I wish that the whole point of this post was to tell you how I get over these periods of time, these depression valleys I have to traverse every so often.  But, it's (unfortunately) not that easy. I have a huge list of coping mechanisms and tricks I use to make it more bearable, but sometimes it's just a stay in bed all day kind of day.  But if this crazy thing called life has taught me anything it is that there is always...always hope. I use "cracking" imagery a lot in my writing and when I talk about stuff.  I say that when I'm inspired to write, something cracks open and it rushes out of me.  I say that my disorder chipped away at me until I was full of cracks, and that recovery was about putting the pieces together.  Depression doesn't feel different to me.  I feel like no matter how bad I get, there is always a moment where it cracks.  There's no other way I know how to describe it.  Something cracks open and slowly the light seeps back in.  I know that when I'm in the thick of it, I feel like it will never end.  And you have to work hard and take care of yourself, but something will always crack the steely finish of your sadness.  Whether it's a song or your friend's laughter or a blue sky or the hope of spring.  The light will inevitably always find it's way back in.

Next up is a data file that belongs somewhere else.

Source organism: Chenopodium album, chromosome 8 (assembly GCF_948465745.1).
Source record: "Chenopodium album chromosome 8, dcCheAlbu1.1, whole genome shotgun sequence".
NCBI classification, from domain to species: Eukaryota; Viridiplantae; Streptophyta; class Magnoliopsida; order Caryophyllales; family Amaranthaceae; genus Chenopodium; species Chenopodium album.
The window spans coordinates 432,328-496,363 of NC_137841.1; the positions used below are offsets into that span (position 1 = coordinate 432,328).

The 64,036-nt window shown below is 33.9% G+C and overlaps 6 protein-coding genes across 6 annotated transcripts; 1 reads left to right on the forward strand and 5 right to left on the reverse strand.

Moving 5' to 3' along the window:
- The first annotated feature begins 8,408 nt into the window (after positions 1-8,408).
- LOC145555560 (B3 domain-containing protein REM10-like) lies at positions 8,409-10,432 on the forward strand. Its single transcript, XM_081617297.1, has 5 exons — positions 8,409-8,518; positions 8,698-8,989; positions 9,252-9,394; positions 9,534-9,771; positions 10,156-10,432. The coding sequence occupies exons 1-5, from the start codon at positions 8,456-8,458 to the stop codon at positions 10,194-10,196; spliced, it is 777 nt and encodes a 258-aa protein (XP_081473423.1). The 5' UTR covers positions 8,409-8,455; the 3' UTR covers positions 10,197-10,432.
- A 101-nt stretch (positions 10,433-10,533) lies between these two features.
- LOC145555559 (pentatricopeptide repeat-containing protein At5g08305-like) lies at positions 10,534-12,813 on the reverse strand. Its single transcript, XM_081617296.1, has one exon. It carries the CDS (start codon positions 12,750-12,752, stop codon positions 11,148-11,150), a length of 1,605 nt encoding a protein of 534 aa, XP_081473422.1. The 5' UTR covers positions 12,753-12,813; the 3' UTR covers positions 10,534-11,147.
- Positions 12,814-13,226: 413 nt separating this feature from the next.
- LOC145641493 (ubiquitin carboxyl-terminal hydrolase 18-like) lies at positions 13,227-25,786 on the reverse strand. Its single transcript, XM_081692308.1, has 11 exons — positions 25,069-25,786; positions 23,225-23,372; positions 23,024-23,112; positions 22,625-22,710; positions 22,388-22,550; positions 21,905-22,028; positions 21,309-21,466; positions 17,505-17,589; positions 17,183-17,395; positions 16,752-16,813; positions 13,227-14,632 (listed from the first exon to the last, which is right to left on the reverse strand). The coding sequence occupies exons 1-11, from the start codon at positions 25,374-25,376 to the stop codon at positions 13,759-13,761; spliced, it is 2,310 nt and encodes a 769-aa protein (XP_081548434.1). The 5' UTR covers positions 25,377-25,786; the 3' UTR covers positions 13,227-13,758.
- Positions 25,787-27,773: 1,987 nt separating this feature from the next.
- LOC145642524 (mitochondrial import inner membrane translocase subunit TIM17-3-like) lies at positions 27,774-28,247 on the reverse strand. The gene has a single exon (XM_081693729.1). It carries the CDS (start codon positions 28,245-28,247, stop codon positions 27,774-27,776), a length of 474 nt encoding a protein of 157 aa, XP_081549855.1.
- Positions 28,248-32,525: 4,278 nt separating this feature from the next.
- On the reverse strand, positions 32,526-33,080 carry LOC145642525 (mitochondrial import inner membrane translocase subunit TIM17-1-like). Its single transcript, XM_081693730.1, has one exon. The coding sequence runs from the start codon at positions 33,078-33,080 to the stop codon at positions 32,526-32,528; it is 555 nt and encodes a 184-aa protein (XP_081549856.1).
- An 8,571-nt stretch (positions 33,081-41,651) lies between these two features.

Peace, Love, and Burnt Part Boys references,

Saturday, October 29, 2016

Passing the Torch

*Bob Saget Voice* Kids, in the fall of 2013, I wrote a song called "Black or White". 

I love writing songs more than I love doing most things.  I love rushing home from work because I thought of a melodic line and a snippet of lyrics and if I don't get it down on paper that moment it might be gone forever. I love sequestering myself in my room and scribbling as fast as I can and strumming until it sounds right.  I love when I think of a perfect word that flawlessly conveys what I want to say.  I love when everything clicks into place.  For a while, I thought that was my favorite thing and my favorite feeling.  That was a high I thought could never be topped.  And then...we started rehearsing "Full" for the first time.